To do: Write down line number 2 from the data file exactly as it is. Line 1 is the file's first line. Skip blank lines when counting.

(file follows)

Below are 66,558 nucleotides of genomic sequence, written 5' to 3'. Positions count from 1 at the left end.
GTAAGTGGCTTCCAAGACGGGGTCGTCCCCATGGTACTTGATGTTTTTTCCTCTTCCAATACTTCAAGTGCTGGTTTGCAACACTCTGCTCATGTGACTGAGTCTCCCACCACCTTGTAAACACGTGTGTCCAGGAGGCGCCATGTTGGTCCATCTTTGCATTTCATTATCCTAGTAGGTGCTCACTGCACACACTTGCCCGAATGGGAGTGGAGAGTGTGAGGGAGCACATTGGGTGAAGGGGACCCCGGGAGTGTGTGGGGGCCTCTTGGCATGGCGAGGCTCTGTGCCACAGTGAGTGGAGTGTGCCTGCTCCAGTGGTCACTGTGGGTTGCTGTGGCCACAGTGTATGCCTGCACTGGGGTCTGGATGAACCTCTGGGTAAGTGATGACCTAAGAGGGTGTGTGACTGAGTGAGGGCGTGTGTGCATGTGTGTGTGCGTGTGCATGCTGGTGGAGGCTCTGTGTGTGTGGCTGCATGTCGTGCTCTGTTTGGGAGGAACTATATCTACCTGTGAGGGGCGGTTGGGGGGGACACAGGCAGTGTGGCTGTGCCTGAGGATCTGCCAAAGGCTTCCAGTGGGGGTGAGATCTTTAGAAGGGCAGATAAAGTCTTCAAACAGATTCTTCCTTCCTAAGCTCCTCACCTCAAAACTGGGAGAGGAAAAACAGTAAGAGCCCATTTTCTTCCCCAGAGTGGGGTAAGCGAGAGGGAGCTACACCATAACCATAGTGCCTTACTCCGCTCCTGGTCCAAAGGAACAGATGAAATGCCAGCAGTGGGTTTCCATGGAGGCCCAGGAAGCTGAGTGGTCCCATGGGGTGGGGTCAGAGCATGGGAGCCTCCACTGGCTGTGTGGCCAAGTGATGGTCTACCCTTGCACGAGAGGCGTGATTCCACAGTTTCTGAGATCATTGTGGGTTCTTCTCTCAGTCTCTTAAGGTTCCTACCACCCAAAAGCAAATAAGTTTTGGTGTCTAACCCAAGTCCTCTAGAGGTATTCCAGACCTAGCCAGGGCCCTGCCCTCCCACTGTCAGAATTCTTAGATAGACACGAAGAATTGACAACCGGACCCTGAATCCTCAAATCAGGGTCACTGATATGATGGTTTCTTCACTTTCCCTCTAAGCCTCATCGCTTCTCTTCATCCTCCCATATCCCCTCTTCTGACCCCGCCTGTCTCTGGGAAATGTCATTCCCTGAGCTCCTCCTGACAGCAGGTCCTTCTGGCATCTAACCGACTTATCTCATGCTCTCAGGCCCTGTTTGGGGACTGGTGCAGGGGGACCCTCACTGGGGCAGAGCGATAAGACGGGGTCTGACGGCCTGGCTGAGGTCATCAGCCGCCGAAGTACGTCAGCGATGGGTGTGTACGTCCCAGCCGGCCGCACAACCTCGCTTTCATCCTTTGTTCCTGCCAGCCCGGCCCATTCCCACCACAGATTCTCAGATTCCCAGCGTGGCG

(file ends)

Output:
GTAAGTGGCTTCCAAGACGGGGTCGTCCCCATGGTACTTGATGTTTTTTCCTCTTCCAATACTTCAAGTGCTGGTTTGCAACACTCTGCTCATGTGACTGAGTCTCCCACCACCTTGTAAACACGTGTGTCCAGGAGGCGCCATGTTGGTCCATCTTTGCATTTCATTATCCTAGTAGGTGCTCACTGCACACACTTGCCCGAATGGGAGTGGAGAGTGTGAGGGAGCACATTGGGTGAAGGGGACCCCGGGAGTGTGTGGGGGCCTCTTGGCATGGCGAGGCTCTGTGCCACAGTGAGTGGAGTGTGCCTGCTCCAGTGGTCACTGTGGGTTGCTGTGGCCACAGTGTATGCCTGCACTGGGGTCTGGATGAACCTCTGGGTAAGTGATGACCTAAGAGGGTGTGTGACTGAGTGAGGGCGTGTGTGCATGTGTGTGTGCGTGTGCATGCTGGTGGAGGCTCTGTGTGTGTGGCTGCATGTCGTGCTCTGTTTGGGAGGAACTATATCTACCTGTGAGGGGCGGTTGGGGGGGACACAGGCAGTGTGGCTGTGCCTGAGGATCTGCCAAAGGCTTCCAGTGGGGGTGAGATCTTTAGAAGGGCAGATAAAGTCTTCAAACAGATTCTTCCTTCCTAAGCTCCTCACCTCAAAACTGGGAGAGGAAAAACAGTAAGAGCCCATTTTCTTCCCCAGAGTGGGGTAAGCGAGAGGGAGCTACACCATAACCATAGTGCCTTACTCCGCTCCTGGTCCAAAGGAACAGATGAAATGCCAGCAGTGGGTTTCCATGGAGGCCCAGGAAGCTGAGTGGTCCCATGGGGTGGGGTCAGAGCATGGGAGCCTCCACTGGCTGTGTGGCCAAGTGATGGTCTACCCTTGCACGAGAGGCGTGATTCCACAGTTTCTGAGATCATTGTGGGTTCTTCTCTCAGTCTCTTAAGGTTCCTACCACCCAAAAGCAAATAAGTTTTGGTGTCTAACCCAAGTCCTCTAGAGGTATTCCAGACCTAGCCAGGGCCCTGCCCTCCCACTGTCAGAATTCTTAGATAGACACGAAGAATTGACAACCGGACCCTGAATCCTCAAATCAGGGTCACTGATATGATGGTTTCTTCACTTTCCCTCTAAGCCTCATCGCTTCTCTTCATCCTCCCATATCCCCTCTTCTGACCCCGCCTGTCTCTGGGAAATGTCATTCCCTGAGCTCCTCCTGACAGCAGGTCCTTCTGGCATCTAACCGACTTATCTCATGCTCTCAGGCCCTGTTTGGGGACTGGTGCAGGGGGACCCTCACTGGGGCAGAGCGATAAGACGGGGTCTGACGGCCTGGCTGAGGTCATCAGCCGCCGAAGTACGTCAGCGATGGGTGTGTACGTCCCAGCCGGCCGCACAACCTCGCTTTCATCCTTTGTTCCTGCCAGCCCGGCCCATTCCCACCACAGATTCTCAGATTCCCAGCGTGGCG